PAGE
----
Americans got the idea, named it push present and made it all tacky.

If good quality jewellery isn't something you can afford to give regularly in your family, then it's normally reserved for major life events. I would say becoming a parent is up there as the major life event of my adulthood. It seems more poignant to mark that than many others.

(I got a car for mine instead.)

MustBeThursday Sun 10-Jun-18 21:32:18

DH gave me a chocolate orange when DC1 was born. After DC2 he brought me a pork pie and a gluten free brownie.

Joeybee Sun 10-Jun-18 21:40:06

I don't like the term 'push present' at all. However I do believe that the person (whose just given birth) partner should treat them and make them feel wonderful, as they deserve, for being brave and strong enough to get through the pregnancy and childbirth.
My Husband has been fantastic the whole pregnancy, so helpful, patient and involved. He will be too at the birth. I think a gift from him after birth would really mean something to me, would really show his appreciation and love. I'm not thinking a diamond ring type of thing, more maybe a letter telling me how proud he is or happy he is, or something like a nice meal.

TheLocalYokel Sun 10-Jun-18 21:42:27

Coffee "well done old girl" presents for 'producing the heir' (and whatever middle class manifestation of that you're familiar with) is tacky in and of itself, and didn't need to be made so by Americans. It isn't any more tacky when working class people or (gasp) Americans do it, than it is when 'nice middle class families' do.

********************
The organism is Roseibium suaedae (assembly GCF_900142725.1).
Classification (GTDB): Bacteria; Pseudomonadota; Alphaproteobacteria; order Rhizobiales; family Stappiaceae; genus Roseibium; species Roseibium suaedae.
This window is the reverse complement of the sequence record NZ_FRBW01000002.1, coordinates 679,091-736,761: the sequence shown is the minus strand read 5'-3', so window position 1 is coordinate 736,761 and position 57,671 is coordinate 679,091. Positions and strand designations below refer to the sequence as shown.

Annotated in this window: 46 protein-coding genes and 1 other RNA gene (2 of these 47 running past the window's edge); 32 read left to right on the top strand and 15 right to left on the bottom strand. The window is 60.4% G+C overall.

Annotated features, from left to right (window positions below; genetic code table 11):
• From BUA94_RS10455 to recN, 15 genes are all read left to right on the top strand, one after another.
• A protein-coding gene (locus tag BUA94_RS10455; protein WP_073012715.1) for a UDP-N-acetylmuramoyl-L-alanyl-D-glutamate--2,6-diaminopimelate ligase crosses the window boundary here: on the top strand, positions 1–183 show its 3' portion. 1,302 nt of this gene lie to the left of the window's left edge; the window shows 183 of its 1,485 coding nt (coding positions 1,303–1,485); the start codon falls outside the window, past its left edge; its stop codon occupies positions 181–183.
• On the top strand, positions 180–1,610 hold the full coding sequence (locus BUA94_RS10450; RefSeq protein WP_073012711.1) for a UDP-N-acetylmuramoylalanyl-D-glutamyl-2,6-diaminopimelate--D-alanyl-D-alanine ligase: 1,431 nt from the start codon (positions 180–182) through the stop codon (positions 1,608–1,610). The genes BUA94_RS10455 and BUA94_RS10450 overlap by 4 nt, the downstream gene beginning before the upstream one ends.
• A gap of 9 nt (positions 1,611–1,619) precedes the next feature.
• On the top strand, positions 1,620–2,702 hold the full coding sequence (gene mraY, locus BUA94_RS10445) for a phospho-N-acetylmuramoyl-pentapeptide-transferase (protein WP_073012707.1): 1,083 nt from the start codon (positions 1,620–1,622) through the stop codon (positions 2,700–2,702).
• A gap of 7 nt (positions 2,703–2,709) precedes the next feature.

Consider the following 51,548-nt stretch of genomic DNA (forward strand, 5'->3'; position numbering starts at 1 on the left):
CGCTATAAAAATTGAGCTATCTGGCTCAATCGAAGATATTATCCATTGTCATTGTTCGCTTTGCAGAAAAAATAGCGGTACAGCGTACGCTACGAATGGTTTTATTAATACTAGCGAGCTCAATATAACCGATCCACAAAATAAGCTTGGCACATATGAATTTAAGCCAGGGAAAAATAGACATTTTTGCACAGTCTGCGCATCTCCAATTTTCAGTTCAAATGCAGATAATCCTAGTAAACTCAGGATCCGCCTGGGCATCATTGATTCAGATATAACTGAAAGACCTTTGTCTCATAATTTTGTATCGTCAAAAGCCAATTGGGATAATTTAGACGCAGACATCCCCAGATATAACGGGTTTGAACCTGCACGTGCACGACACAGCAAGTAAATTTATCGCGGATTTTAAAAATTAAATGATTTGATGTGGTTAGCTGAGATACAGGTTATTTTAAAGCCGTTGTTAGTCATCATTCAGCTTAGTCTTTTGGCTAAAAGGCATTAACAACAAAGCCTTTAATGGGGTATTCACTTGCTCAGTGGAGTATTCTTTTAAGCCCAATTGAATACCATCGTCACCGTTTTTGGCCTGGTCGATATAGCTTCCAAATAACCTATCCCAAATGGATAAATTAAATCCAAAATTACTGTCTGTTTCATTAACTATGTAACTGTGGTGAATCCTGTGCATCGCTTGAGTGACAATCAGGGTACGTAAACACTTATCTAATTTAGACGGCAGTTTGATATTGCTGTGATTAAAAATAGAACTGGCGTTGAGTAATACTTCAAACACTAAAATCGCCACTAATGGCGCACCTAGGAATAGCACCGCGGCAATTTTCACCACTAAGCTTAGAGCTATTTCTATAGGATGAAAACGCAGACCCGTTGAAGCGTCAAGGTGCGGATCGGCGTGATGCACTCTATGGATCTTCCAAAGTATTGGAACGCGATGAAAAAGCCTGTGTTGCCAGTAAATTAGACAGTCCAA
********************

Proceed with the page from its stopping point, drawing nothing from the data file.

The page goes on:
What I get from your post is that it's a tacky English upper/middle class tradition, which some Americans and non-Middle Class English, and apparently yummy mummies in Australia, have now adopted.

Thanks for the background info, but you need to own it the tackiness and stop blaming the Americans grin.

Chocolate1984 Sun 10-Jun-18 21:50:18

People used to get eternity rings to celebrate the birth of their first child, is this not just the equivalent ?

User0304 Sun 10-Jun-18 21:55:26

DH gave me his slice of toast after i had our DS and I’d eaten all of mine grin that’s true love right there!

PerspicaciaTick Sun 10-Jun-18 21:59:46

I came home to a gorgeous bouquet and a rather nice changing bag that I'd been coverting. I thought it was rather sweet and thoughtful of DH and showed he had been listening to me.

FrangipaniBlue Sun 10-Jun-18 22:05:32

I always thought it was traditional to be given an eternity ring on the birth of your first child too...... that was when DH bought mine?

I'm not liking it being referred to as a push present or baby diamonds though - tacky as fuck confused